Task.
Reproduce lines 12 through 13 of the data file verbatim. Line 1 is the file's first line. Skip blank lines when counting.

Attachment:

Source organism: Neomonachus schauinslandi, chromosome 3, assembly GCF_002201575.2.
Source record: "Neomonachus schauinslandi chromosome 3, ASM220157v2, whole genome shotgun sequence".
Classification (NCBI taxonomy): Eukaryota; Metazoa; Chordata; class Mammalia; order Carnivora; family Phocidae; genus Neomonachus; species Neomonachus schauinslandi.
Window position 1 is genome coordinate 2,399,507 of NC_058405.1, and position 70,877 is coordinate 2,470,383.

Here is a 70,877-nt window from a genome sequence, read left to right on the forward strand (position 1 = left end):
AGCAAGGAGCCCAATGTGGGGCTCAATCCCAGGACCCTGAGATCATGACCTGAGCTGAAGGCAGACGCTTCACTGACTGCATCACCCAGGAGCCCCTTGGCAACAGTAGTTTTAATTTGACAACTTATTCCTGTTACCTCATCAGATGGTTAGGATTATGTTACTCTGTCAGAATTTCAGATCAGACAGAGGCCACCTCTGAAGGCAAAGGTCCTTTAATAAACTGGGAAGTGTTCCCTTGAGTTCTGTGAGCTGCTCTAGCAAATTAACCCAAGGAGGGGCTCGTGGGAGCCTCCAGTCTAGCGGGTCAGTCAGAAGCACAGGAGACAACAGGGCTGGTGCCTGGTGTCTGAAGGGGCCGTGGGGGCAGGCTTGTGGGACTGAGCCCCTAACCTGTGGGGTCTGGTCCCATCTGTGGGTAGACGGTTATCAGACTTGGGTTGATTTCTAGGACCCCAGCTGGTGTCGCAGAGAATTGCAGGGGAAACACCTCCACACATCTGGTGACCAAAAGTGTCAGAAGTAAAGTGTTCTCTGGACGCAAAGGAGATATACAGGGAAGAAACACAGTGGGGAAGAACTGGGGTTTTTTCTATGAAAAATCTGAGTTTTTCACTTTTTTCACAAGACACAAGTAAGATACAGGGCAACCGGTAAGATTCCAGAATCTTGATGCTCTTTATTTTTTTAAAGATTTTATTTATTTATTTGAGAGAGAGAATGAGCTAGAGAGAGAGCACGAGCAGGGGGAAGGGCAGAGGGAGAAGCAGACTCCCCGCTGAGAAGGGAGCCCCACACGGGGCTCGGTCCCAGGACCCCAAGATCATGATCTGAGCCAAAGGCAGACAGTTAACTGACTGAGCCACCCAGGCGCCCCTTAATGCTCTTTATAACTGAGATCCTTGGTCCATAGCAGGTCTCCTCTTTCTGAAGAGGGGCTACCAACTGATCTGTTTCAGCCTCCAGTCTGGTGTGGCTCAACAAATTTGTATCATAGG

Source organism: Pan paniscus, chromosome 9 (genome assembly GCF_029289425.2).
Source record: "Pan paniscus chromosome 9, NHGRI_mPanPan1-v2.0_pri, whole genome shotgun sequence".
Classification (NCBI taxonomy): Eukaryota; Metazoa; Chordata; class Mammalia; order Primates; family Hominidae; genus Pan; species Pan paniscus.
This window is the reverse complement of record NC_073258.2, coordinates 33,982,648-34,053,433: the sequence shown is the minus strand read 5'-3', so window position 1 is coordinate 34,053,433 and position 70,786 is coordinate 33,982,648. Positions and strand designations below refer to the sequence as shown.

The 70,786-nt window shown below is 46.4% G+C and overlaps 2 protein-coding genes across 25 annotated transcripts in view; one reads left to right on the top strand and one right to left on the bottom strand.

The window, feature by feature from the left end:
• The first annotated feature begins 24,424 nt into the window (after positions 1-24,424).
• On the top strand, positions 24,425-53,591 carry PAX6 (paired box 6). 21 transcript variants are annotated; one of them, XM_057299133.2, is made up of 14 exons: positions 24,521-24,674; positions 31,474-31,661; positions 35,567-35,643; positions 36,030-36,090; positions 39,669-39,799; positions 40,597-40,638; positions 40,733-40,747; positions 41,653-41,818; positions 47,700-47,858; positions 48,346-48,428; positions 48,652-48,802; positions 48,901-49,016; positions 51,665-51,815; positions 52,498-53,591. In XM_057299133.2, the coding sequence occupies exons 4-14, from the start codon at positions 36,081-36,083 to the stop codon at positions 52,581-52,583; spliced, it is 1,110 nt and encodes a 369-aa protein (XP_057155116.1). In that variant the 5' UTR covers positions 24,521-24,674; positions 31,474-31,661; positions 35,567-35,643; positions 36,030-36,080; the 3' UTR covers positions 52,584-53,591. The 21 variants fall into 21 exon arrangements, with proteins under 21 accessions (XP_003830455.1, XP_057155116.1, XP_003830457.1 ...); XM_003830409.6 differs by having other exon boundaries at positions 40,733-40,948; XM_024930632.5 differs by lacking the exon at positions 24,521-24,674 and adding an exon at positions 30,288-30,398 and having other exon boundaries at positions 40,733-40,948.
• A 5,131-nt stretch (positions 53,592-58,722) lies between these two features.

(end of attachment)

The window, feature by feature from the left end:
• The first annotated feature begins 24,424 nt into the window (after positions 1-24,424).